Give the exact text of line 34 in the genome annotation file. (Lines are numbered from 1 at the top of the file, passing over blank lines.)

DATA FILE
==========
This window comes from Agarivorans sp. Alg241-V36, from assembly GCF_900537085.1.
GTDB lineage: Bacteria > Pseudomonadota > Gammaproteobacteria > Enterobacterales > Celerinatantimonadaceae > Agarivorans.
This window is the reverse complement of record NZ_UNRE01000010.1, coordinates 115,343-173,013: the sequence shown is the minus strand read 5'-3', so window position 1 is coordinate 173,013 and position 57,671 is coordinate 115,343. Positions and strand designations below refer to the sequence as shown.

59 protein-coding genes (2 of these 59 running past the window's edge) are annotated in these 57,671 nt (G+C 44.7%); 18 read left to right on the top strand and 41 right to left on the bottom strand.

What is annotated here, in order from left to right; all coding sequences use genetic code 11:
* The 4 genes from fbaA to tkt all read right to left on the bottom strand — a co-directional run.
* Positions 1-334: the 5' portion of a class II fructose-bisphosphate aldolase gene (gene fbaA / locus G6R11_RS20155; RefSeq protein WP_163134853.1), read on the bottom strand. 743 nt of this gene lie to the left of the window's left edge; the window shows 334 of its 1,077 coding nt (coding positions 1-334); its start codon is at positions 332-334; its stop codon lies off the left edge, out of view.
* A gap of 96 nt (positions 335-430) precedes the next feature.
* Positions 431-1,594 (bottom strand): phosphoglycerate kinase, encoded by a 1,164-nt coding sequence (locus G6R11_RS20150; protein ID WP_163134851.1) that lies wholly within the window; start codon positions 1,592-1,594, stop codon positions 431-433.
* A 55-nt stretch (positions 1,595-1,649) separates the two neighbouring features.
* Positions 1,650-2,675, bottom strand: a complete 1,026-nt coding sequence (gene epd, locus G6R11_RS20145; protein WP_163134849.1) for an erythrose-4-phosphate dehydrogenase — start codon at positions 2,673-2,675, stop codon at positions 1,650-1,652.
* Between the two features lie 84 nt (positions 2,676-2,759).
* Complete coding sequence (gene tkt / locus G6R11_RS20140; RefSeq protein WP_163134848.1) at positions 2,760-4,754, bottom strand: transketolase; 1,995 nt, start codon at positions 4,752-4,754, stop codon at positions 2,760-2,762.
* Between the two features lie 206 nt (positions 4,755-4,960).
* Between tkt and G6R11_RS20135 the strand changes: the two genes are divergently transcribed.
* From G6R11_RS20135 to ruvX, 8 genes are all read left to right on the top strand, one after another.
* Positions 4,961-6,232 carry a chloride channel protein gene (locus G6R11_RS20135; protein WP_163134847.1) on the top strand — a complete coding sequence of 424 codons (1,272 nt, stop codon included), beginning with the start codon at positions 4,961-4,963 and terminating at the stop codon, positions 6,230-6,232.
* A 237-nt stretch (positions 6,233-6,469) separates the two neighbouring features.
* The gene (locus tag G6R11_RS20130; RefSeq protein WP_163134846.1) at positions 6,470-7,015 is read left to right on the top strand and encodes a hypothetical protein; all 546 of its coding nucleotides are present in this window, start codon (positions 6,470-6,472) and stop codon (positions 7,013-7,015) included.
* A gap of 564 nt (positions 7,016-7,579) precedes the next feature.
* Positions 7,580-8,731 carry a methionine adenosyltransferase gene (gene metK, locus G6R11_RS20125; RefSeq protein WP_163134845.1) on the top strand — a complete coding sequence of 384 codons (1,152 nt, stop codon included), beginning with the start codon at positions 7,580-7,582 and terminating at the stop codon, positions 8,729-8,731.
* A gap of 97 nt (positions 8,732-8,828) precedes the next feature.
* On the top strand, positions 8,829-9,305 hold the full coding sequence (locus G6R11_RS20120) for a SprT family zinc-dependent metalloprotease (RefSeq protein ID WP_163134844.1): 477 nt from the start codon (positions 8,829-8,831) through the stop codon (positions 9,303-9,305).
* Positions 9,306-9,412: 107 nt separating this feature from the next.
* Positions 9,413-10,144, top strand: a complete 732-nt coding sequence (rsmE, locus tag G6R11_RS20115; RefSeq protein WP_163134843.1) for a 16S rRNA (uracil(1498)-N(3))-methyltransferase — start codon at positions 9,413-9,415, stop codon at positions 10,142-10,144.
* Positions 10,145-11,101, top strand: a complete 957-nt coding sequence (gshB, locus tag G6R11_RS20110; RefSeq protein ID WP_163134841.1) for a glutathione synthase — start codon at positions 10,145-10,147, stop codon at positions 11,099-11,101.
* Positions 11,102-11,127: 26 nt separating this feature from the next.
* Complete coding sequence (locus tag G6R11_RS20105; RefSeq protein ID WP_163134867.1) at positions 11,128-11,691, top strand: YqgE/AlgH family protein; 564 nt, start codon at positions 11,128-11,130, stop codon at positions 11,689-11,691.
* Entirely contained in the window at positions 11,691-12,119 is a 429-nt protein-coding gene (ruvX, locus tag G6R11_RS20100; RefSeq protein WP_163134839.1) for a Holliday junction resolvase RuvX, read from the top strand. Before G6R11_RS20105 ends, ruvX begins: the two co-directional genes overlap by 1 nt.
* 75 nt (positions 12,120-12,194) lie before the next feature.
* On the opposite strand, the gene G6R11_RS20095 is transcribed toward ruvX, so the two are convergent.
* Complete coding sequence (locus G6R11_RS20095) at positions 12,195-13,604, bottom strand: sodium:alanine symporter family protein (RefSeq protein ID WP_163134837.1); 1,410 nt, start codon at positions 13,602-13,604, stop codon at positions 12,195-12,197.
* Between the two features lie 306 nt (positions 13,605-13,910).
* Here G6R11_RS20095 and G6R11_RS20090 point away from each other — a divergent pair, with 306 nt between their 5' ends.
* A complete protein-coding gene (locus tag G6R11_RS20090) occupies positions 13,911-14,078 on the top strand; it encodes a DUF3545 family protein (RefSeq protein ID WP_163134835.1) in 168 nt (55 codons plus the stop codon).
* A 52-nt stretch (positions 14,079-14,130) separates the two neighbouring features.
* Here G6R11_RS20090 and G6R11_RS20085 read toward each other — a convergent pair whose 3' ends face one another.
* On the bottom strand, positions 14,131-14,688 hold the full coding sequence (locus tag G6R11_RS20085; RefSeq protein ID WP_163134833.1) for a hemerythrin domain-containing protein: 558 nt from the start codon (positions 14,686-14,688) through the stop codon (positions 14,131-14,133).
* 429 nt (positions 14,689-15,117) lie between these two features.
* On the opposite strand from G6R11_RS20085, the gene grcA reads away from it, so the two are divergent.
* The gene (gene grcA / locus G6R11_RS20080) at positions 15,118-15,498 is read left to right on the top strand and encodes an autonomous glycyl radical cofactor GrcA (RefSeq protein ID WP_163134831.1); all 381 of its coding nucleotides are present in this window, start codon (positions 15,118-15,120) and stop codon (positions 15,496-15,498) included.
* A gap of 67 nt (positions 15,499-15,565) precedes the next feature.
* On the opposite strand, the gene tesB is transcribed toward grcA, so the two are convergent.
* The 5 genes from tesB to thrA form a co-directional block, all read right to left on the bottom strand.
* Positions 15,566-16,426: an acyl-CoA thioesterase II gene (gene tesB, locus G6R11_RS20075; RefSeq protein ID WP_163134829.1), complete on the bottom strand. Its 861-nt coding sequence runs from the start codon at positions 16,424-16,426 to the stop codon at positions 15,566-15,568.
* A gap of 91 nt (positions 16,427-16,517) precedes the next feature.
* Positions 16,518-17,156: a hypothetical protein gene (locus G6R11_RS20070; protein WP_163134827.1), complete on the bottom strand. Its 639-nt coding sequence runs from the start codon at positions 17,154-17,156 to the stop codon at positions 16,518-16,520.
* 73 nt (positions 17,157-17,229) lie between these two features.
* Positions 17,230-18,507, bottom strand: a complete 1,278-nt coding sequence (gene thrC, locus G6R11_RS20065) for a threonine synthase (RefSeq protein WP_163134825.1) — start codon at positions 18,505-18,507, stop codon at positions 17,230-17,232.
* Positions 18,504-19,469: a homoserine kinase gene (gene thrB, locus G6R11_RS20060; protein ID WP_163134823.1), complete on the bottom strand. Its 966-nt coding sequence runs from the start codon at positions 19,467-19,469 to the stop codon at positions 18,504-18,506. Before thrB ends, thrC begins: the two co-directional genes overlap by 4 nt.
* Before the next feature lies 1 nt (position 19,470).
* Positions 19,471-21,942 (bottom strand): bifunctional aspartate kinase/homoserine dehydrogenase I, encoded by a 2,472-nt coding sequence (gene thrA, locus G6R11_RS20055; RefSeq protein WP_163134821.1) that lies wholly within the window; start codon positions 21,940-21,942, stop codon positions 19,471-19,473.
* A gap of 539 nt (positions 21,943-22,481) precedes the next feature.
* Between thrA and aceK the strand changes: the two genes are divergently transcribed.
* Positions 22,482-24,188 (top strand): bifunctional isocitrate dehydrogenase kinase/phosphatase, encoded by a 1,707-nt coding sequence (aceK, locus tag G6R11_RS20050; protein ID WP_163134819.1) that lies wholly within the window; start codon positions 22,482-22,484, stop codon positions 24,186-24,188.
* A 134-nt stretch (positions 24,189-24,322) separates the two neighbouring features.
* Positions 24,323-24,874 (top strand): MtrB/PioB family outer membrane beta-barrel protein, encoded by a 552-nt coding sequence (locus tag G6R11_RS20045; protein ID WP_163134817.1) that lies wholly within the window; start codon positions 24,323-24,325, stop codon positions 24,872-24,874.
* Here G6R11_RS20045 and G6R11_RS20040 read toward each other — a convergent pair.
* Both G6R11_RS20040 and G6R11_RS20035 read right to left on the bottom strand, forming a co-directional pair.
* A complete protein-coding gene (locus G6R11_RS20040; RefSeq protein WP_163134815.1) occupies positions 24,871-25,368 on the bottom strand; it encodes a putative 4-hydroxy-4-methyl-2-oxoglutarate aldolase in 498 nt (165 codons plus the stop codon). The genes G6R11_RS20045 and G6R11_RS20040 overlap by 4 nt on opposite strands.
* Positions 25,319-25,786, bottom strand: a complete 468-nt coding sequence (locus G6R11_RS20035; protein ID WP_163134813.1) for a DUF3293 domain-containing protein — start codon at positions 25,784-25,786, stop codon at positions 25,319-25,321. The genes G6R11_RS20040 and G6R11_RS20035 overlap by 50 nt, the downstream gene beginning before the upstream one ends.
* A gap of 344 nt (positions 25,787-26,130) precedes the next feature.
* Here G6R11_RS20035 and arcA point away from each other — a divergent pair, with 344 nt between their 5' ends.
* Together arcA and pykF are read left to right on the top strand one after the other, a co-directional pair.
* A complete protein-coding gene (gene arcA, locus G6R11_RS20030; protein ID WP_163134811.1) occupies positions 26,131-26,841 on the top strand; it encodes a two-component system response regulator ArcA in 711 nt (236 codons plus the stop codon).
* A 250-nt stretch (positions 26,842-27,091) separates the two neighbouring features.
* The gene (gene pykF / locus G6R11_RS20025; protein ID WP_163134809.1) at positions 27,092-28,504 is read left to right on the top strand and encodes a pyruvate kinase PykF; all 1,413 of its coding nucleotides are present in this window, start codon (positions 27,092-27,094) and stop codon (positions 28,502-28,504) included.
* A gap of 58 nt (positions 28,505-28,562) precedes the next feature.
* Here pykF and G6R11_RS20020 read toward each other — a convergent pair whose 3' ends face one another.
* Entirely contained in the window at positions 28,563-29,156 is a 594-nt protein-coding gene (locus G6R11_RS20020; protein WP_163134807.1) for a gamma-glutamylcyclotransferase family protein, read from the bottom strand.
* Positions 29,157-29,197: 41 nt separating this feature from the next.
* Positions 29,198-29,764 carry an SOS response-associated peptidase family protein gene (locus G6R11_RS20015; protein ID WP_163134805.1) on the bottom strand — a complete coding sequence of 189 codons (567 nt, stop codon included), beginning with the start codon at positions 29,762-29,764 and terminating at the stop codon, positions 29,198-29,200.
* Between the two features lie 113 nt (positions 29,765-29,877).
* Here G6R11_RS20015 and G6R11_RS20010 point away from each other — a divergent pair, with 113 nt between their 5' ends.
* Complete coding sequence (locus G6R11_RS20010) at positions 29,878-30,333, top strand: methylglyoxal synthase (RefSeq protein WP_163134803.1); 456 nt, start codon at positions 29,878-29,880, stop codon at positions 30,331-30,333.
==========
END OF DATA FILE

* Here G6R11_RS20095 and G6R11_RS20090 point away from each other — a divergent pair, with 306 nt between their 5' ends.